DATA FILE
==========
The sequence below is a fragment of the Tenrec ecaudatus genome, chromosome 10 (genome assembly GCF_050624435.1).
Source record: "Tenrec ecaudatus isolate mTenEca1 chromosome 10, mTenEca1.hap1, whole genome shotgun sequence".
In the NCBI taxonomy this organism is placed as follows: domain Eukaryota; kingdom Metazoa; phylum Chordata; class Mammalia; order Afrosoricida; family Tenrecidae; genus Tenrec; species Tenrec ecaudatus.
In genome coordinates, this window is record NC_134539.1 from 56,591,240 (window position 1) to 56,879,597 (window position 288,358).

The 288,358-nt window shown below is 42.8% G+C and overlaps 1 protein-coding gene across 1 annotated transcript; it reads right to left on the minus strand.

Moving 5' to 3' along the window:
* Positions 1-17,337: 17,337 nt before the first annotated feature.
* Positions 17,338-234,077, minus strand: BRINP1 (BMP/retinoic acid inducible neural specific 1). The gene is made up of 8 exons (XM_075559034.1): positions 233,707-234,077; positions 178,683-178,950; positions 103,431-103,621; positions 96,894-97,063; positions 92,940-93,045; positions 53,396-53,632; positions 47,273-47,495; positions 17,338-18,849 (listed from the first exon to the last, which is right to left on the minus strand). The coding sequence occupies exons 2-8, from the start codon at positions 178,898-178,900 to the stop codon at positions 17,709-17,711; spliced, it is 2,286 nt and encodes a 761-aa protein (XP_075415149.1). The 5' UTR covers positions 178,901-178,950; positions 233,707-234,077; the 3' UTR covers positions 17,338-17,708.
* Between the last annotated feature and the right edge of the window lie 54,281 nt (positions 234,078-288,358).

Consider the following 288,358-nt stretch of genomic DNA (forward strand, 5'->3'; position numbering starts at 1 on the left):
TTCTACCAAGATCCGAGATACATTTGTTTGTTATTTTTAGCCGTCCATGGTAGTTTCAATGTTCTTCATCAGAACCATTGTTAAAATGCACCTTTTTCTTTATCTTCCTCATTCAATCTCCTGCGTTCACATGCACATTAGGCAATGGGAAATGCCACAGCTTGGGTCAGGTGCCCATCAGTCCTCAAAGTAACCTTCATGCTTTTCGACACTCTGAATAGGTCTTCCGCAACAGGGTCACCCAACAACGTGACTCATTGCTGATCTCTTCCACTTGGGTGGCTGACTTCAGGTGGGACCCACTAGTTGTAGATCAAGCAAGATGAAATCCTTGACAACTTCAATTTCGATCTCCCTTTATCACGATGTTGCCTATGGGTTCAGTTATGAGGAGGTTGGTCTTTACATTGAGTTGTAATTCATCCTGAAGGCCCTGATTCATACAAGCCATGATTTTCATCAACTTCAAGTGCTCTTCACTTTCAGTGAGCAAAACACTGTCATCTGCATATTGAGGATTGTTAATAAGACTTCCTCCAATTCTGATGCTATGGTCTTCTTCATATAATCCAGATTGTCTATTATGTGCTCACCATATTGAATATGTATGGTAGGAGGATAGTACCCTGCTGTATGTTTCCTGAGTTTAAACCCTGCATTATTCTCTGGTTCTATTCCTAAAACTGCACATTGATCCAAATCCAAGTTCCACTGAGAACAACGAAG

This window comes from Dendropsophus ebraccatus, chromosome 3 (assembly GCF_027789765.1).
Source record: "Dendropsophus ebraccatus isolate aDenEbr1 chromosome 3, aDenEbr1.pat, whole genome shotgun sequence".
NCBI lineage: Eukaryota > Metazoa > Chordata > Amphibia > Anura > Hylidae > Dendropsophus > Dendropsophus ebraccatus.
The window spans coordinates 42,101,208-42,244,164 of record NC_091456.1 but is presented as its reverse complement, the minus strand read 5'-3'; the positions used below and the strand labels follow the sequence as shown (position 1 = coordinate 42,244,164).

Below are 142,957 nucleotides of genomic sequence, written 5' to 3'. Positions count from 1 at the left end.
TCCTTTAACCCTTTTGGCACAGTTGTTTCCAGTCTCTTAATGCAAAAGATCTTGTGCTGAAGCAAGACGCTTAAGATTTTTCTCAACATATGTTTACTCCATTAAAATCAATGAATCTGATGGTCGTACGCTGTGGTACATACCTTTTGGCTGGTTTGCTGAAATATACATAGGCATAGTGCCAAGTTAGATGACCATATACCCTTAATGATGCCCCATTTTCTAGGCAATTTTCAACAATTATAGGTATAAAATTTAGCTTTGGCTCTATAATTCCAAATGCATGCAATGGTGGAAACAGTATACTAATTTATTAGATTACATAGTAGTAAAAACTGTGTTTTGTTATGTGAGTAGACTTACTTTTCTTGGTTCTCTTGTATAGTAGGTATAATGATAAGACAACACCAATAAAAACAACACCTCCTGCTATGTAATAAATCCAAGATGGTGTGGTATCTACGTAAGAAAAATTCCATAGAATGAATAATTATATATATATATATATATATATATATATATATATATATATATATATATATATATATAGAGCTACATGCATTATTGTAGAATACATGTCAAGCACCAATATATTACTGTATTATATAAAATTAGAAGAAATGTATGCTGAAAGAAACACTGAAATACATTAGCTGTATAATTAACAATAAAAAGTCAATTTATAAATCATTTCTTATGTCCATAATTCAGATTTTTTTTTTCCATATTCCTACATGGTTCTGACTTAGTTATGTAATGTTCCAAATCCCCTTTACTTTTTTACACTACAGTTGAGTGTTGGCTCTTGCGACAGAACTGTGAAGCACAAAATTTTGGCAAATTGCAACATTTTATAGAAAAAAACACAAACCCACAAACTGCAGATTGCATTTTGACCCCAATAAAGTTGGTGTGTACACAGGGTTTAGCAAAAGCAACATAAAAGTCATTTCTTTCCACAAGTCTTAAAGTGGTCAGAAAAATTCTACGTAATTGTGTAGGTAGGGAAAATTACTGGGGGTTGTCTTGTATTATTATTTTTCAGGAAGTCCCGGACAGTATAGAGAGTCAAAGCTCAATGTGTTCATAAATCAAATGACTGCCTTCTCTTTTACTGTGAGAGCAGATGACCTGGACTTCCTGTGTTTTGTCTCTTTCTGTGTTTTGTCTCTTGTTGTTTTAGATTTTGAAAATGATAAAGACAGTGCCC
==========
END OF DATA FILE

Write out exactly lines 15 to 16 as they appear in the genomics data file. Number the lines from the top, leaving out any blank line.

The window spans coordinates 42,101,208-42,244,164 of record NC_091456.1 but is presented as its reverse complement, the minus strand read 5'-3'; the positions used below and the strand labels follow the sequence as shown (position 1 = coordinate 42,244,164).

Below are 142,957 nucleotides of genomic sequence, written 5' to 3'. Positions count from 1 at the left end.